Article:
With more than 1 in 14 poultry-processing workers suffering recordable injuries or illnesses on the job, a REP focusing on musculoskeletal disorders and ergonomic problems among at-risk poultry-processing workers was launched in the three states. The REP that will run through Sept. 30, 2016 unless extended, will start with education, but will also redirect resources and increase the probability of inspections at establishments in the poultry processing industry.

Local Emphasis Program (LEP) on meat processing industry launched in Nebraska

The higher-than-average rate of injury in the meat processing industry in Nebraska has led to the launch of the LEP, which focuses education and enforcement on musculoskeletal and repetitive motion injuries, machine guarding, control of hazardous energy and process safety management. The program begins with a three-month period of education and prevention outreach activities when employers should bring their facilities into compliance with federal safety and health standards, if they are not already. This emphasis program ends Sept. 30, 2016, unless extended.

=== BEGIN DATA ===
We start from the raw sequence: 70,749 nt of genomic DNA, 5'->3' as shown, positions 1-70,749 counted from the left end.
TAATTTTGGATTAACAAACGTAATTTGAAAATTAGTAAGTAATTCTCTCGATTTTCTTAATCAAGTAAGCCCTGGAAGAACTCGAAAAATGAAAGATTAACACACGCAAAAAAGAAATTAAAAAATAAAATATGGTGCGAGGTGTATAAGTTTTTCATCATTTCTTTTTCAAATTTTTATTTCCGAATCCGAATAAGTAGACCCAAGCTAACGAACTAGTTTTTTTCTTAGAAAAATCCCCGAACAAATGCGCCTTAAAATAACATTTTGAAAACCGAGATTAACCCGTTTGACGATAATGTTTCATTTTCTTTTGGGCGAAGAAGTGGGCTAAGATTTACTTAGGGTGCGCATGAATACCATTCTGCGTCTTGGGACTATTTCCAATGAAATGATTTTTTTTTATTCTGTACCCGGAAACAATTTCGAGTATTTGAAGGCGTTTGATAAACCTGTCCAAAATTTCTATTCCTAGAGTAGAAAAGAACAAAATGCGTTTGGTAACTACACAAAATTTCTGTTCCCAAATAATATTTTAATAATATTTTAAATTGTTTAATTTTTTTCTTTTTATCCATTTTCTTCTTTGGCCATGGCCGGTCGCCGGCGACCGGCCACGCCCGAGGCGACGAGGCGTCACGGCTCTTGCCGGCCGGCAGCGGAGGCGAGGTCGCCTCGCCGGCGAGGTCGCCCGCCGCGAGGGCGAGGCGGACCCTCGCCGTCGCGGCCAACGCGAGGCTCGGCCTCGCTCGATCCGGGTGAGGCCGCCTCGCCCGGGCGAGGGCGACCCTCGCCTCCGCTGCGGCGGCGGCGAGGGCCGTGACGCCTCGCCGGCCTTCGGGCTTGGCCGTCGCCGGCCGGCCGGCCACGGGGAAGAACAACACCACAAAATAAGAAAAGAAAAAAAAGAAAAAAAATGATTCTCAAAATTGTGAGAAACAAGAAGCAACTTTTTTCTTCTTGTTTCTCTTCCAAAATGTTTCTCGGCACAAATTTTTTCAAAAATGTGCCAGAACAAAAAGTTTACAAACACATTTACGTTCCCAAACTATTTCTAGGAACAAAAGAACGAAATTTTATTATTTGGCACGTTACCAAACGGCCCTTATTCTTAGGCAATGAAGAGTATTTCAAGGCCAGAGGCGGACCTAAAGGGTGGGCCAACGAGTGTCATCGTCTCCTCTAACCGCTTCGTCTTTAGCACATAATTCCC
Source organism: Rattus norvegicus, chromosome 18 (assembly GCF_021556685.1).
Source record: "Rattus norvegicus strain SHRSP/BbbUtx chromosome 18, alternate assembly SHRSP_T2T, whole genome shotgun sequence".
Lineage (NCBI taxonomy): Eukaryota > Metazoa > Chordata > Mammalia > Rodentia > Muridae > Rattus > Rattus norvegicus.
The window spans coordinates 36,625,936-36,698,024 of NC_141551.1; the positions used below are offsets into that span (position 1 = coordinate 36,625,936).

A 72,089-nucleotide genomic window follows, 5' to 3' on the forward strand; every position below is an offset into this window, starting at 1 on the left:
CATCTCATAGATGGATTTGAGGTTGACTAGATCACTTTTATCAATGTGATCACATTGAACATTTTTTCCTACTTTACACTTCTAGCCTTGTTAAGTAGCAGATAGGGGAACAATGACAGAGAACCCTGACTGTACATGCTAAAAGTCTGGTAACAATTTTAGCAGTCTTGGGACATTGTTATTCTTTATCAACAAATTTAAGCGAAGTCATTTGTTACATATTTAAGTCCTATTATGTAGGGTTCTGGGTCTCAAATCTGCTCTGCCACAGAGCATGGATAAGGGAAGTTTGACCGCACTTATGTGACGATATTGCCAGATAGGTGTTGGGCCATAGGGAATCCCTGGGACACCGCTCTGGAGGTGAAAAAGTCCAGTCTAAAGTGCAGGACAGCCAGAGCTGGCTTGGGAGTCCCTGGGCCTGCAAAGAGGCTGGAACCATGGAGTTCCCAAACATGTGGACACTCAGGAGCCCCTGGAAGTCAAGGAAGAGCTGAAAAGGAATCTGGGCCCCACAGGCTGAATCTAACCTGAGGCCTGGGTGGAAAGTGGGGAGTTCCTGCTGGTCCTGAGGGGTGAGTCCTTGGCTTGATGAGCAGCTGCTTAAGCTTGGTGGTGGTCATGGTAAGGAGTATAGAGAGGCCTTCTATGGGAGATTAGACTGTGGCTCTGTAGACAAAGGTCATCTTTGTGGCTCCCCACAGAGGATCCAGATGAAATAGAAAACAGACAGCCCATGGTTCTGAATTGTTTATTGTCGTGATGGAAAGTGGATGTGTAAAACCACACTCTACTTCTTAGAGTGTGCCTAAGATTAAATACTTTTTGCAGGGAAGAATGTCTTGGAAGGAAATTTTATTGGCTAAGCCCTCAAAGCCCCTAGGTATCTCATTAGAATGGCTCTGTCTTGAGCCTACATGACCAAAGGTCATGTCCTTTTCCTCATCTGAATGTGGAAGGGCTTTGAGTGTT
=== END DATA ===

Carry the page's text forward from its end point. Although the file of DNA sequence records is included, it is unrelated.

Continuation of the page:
REP on protecting workers from struck-by vehicle hazards renewed in Kansas, Missouri and Nebraska

Since 2012, of all fatalities investigated in Kansas, Nebraska and Missouri, 20 percent have involved struck-by vehicle hazards. Employers are encouraged to visit the Construction Struck-by eTool and obtain educational materials in both English and Spanish from local OSHA offices. The program ends Sept. 30, 2016, unless extended.

Public comment period on guidance for determining potential health hazards of chemicals extended